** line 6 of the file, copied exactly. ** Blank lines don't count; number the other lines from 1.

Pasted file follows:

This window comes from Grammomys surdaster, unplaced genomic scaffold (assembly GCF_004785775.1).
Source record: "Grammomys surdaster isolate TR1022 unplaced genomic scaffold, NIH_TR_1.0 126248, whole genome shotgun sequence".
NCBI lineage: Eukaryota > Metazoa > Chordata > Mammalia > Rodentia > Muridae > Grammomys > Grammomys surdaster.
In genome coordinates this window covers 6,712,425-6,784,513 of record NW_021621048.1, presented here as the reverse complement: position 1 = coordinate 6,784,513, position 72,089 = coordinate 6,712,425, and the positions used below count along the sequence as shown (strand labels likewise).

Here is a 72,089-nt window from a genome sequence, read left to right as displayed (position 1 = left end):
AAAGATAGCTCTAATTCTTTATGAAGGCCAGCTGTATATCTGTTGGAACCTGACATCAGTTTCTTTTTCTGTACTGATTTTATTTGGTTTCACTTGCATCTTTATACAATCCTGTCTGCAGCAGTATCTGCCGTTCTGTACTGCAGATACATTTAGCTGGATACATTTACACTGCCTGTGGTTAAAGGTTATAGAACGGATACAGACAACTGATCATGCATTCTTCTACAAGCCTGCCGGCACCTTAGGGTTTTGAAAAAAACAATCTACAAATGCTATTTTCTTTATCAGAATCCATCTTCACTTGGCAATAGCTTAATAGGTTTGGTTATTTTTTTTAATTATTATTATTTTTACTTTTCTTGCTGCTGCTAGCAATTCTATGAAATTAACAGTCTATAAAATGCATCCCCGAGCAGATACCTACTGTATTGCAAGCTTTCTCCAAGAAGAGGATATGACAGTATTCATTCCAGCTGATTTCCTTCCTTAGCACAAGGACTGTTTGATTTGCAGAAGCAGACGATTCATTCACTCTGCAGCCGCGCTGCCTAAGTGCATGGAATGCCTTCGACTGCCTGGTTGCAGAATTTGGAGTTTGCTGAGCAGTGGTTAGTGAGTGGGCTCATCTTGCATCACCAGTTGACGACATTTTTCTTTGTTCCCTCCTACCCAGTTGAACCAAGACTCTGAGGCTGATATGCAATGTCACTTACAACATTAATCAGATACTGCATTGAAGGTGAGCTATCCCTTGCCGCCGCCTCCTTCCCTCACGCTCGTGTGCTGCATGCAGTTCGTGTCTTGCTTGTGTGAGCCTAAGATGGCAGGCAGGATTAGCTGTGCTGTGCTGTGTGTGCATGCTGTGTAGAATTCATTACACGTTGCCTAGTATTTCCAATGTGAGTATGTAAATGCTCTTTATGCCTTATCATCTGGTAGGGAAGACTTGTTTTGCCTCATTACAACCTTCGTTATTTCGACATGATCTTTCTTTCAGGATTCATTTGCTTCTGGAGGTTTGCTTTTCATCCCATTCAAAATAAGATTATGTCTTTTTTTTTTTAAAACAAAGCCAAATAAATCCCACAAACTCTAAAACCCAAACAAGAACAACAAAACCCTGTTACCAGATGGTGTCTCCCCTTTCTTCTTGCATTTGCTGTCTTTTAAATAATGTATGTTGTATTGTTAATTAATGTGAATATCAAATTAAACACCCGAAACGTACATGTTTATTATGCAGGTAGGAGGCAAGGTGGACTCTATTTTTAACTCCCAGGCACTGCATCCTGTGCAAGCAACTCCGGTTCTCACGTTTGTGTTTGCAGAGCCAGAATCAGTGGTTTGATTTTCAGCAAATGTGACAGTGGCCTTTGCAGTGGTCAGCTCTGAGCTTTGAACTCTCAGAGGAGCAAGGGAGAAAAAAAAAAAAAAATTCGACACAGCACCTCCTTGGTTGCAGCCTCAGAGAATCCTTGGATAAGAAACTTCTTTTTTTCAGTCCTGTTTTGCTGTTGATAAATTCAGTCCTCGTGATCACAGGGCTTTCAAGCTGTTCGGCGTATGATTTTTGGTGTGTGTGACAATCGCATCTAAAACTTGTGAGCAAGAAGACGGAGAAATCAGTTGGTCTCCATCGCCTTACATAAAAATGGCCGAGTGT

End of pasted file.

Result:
AAAGATAGCTCTAATTCTTTATGAAGGCCAGCTGTATATCTGTTGGAACCTGACATCAGTTTCTTTTTCTGTACTGATTTTATTTGGTTTCACTTGCATCTTTATACAATCCTGTCTGCAGCAGTATCTGCCGTTCTGTACTGCAGATACATTTAGCTGGATACATTTACACTGCCTGTGGTTAAAGGTTATAGAACGGATACAGACAACTGATCATGCATTCTTCTACAAGCCTGCCGGCACCTTAGGGTTTTGAAAAAAACAATCTACAAATGCTATTTTCTTTATCAGAATCCATCTTCACTTGGCAATAGCTTAATAGGTTTGGTTATTTTTTTTAATTATTATTATTTTTACTTTTCTTGCTGCTGCTAGCAATTCTATGAAATTAACAGTCTATAAAATGCATCCCCGAGCAGATACCTACTGTATTGCAAGCTTTCTCCAAGAAGAGGATATGACAGTATTCATTCCAGCTGATTTCCTTCCTTAGCACAAGGACTGTTTGATTTGCAGAAGCAGACGATTCATTCACTCTGCAGCCGCGCTGCCTAAGTGCATGGAATGCCTTCGACTGCCTGGTTGCAGAATTTGGAGTTTGCTGAGCAGTGGTTAGTGAGTGGGCTCATCTTGCATCACCAGTTGACGACATTTTTCTTTGTTCCCTCCTACCCAGTTGAACCAAGACTCTGAGGCTGATATGCAATGTCACTTACAACATTAATCAGATACTGCATTGAAGGTGAGCTATCCCTTGCCGCCGCCTCCTTCCCTCACGCTCGTGTGCTGCATGCAGTTCGTGTCTTGCTTGTGTGAGCCTAAGATGGCAGGCAGGATTAGCTGTGCTGTGCTGTGTGTGCATGCTGTGTAGAATTCATTACACGTTGCCTAGTATTTCCAATGTGAGTATGTAAATGCTCTTTATGCCTTATCATCTGGTAGGGAAGACTTGTTTTGCCTCATTACAACCTTCGTTATTTCGACATGATCTTTCTTTCAGGATTCATTTGCTTCTGGAGGTTTGCTTTTCATCCCATTCAAAATAAGATTATGTCTTTTTTTTTTTAAAACAAAGCCAAATAAATCCCACAAACTCTAAAACCCAAACAAGAACAACAAAACCCTGTTACCAGATGGTGTCTCCCCTTTCTTCTTGCATTTGCTGTCTTTTAAATAATGTATGTTGTATTGTTAATTAATGTGAATATCAAATTAAACACCCGAAACGTACATGTTTATTATGCAGGTAGGAGGCAAGGTGGACTCTATTTTTAACTCCCAGGCACTGCATCCTGTGCAAGCAACTCCGGTTCTCACGTTTGTGTTTGCAGAGCCAGAATCAGTGGTTTGATTTTCAGCAAATGTGACAGTGGCCTTTGCAGTGGTCAGCTCTGAGCTTTGAACTCTCAGAGGAGCAAGGGAGAAAAAAAAAAAAAAATTCGACACAGCACCTCCTTGGTTGCAGCCTCAGAGAATCCTTGGATAAGAAACTTCTTTTTTTCAGTCCTGTTTTGCTGTTGATAAATTCAGTCCTCGTGATCACAGGGCTTTCAAGCTGTTCGGCGTATGATTTTTGGTGTGTGTGACAATCGCATCTAAAACTTGTGAGCAAGAAGACGGAGAAATCAGTTGGTCTCCATCGCCTTACATAAAAATGGCCGAGTGT